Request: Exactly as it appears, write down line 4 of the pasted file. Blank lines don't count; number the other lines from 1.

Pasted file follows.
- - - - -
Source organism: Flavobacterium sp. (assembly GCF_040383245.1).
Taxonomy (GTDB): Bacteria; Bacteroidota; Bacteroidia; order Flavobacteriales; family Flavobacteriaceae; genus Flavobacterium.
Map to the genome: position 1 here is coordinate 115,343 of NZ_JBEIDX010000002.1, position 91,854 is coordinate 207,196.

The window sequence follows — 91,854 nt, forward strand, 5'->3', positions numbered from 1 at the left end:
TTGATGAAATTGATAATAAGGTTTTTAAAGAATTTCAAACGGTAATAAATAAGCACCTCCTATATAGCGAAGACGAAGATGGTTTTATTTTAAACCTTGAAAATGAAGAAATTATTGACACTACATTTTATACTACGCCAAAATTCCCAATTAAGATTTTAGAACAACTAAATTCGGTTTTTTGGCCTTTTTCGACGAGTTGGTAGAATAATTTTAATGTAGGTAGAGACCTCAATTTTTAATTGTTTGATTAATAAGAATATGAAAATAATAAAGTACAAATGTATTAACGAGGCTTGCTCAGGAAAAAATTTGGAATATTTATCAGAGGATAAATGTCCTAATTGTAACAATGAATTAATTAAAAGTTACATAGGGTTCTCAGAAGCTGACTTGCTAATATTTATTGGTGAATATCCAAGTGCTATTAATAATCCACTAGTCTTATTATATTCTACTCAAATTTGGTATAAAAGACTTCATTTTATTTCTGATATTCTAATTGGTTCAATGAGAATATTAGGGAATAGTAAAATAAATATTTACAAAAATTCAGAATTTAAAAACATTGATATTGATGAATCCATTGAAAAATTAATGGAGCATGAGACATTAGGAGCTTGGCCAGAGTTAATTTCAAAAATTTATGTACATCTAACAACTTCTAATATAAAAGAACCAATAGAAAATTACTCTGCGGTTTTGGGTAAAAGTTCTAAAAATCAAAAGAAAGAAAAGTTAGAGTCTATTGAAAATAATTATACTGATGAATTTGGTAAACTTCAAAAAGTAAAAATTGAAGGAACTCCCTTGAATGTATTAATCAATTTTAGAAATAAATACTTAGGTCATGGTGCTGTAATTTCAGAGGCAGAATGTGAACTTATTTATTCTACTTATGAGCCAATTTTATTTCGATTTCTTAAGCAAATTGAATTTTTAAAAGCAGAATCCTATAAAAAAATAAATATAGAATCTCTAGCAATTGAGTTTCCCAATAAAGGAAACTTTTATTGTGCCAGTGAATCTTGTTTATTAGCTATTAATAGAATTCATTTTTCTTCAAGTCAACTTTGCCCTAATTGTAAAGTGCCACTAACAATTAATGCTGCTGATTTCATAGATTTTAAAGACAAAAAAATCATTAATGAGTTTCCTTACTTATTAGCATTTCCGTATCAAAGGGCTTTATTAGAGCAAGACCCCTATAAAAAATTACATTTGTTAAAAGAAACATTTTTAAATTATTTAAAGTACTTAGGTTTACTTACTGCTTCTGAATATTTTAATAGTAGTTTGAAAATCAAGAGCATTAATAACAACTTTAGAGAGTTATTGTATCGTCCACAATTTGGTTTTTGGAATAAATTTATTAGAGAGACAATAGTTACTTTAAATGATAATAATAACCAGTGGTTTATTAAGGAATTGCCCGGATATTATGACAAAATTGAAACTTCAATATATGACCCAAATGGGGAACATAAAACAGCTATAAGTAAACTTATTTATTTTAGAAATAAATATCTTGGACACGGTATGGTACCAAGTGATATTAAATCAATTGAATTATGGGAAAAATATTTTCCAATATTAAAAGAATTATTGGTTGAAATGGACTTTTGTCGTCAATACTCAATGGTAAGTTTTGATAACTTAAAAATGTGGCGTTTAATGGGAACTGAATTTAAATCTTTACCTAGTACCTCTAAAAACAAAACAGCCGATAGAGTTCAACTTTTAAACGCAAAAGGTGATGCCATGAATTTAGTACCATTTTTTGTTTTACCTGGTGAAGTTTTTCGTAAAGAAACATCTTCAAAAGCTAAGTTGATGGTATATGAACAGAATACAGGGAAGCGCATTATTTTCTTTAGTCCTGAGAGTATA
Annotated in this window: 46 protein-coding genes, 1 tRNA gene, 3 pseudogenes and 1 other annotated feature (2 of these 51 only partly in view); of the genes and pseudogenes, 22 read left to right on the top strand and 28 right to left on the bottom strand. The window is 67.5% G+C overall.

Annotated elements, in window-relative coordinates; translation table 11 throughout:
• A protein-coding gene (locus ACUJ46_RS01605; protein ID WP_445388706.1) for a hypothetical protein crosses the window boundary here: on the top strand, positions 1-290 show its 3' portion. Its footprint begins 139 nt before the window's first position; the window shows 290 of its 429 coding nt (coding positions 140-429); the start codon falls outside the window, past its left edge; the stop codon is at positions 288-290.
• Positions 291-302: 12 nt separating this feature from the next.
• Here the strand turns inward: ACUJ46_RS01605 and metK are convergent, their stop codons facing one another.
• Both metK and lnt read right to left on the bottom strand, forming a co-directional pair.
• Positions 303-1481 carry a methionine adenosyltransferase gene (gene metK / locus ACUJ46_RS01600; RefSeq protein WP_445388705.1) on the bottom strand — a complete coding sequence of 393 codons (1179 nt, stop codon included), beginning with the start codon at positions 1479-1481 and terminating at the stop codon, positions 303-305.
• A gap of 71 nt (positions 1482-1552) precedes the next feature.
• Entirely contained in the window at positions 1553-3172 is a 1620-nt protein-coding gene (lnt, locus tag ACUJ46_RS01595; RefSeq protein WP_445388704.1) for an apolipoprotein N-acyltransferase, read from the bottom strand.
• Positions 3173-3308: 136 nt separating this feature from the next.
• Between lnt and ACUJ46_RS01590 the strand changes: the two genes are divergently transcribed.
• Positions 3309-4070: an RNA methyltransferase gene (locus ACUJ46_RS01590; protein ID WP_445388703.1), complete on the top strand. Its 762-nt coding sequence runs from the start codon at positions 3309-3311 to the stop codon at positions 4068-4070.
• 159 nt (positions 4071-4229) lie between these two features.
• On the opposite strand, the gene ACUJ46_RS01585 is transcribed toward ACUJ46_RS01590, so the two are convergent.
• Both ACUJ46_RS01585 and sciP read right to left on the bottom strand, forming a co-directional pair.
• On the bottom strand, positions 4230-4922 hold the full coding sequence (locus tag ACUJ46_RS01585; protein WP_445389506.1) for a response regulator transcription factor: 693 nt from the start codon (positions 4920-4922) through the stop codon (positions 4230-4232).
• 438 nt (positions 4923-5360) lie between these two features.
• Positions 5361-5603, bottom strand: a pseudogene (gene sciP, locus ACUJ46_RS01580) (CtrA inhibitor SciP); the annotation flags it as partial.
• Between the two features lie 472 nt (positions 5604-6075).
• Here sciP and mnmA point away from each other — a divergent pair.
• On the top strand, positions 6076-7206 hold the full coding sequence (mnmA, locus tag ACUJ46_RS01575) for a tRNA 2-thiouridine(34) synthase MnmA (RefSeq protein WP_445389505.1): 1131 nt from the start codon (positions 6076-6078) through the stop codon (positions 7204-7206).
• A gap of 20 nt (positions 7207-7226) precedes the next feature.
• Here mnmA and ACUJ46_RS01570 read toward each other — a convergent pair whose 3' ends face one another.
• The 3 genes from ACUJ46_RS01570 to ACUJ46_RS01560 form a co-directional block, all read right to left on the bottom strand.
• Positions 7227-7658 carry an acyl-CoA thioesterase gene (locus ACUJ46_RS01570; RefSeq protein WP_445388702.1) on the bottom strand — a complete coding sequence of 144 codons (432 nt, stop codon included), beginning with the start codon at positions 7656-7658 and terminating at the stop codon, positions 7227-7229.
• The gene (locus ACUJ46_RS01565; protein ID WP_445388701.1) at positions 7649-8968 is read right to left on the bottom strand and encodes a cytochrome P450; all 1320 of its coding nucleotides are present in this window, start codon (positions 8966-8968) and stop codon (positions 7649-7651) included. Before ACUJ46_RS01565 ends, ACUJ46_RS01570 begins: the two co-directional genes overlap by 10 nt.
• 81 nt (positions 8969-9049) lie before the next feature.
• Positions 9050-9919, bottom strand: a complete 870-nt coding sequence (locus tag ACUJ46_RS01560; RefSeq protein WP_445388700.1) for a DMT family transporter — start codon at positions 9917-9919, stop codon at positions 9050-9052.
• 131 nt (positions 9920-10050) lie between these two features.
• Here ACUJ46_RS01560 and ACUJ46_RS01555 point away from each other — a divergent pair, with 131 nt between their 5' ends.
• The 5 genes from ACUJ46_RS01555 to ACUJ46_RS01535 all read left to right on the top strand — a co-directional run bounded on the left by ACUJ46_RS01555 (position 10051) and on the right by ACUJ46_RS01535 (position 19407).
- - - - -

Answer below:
The window sequence follows — 91,854 nt, forward strand, 5'->3', positions numbered from 1 at the left end: